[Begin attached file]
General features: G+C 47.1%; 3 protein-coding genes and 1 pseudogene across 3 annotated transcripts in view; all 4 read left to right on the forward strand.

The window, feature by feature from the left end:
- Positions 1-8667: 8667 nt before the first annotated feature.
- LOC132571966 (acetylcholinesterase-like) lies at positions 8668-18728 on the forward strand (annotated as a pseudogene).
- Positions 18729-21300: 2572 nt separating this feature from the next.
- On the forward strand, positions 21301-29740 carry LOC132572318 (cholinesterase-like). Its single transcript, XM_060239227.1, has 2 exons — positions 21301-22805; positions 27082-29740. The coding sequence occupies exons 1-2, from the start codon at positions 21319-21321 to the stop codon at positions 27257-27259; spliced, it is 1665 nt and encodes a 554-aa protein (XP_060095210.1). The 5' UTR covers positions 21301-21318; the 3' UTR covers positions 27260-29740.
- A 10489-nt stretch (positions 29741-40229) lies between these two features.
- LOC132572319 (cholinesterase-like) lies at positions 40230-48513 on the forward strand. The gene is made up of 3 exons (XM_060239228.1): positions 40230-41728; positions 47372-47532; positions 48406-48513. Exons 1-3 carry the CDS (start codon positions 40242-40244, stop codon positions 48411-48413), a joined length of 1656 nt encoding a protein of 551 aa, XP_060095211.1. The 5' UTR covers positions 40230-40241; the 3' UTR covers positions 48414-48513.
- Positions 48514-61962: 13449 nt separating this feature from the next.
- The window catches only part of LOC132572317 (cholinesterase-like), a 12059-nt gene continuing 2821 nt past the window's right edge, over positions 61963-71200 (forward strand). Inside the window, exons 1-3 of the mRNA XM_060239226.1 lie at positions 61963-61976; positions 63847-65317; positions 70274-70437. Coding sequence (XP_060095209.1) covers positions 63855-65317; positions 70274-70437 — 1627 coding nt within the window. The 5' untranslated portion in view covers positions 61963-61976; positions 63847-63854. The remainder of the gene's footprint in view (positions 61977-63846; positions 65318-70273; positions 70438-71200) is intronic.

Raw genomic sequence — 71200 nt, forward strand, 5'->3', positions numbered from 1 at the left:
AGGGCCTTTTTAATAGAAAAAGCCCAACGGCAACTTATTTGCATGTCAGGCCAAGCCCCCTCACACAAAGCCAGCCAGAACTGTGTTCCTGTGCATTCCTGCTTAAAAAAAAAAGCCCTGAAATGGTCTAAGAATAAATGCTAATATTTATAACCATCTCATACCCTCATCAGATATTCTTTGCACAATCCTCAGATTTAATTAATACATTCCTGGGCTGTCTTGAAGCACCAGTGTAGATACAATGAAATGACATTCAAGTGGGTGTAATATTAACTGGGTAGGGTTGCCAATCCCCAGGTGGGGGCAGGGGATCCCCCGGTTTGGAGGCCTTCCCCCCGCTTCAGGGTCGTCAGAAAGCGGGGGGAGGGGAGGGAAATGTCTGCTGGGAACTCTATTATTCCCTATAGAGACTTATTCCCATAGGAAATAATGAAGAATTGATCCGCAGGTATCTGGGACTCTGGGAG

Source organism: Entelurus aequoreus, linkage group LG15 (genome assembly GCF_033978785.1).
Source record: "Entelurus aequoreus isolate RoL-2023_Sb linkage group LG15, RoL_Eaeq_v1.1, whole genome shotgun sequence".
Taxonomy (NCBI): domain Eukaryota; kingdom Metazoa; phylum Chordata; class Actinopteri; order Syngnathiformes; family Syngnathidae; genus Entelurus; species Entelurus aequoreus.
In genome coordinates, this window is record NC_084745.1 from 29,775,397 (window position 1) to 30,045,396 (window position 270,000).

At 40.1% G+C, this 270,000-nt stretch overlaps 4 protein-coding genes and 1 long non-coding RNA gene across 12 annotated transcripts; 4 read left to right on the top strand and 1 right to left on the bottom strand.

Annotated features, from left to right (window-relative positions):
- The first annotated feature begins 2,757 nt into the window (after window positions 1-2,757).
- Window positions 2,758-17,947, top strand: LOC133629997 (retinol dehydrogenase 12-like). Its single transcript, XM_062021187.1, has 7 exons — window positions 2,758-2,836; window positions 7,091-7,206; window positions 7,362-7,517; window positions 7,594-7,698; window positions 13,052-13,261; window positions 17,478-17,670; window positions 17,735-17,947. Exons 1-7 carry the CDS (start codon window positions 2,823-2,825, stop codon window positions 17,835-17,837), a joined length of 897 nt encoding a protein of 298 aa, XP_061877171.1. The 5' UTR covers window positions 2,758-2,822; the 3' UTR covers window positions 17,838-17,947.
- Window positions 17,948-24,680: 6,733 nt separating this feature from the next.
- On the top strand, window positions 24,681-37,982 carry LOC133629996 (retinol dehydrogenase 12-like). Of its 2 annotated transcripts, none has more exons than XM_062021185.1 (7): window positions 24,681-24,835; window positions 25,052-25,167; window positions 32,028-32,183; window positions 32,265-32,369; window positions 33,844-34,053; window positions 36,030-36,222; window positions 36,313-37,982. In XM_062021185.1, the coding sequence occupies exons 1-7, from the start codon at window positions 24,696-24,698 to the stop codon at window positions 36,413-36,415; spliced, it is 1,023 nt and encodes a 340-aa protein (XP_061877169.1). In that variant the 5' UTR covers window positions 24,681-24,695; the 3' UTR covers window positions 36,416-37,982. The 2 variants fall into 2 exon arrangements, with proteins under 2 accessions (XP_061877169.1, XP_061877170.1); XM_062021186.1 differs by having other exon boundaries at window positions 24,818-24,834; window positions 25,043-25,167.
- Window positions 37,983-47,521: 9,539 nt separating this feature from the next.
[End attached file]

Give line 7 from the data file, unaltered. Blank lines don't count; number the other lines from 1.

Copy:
- A 10489-nt stretch (positions 29741-40229) lies between these two features.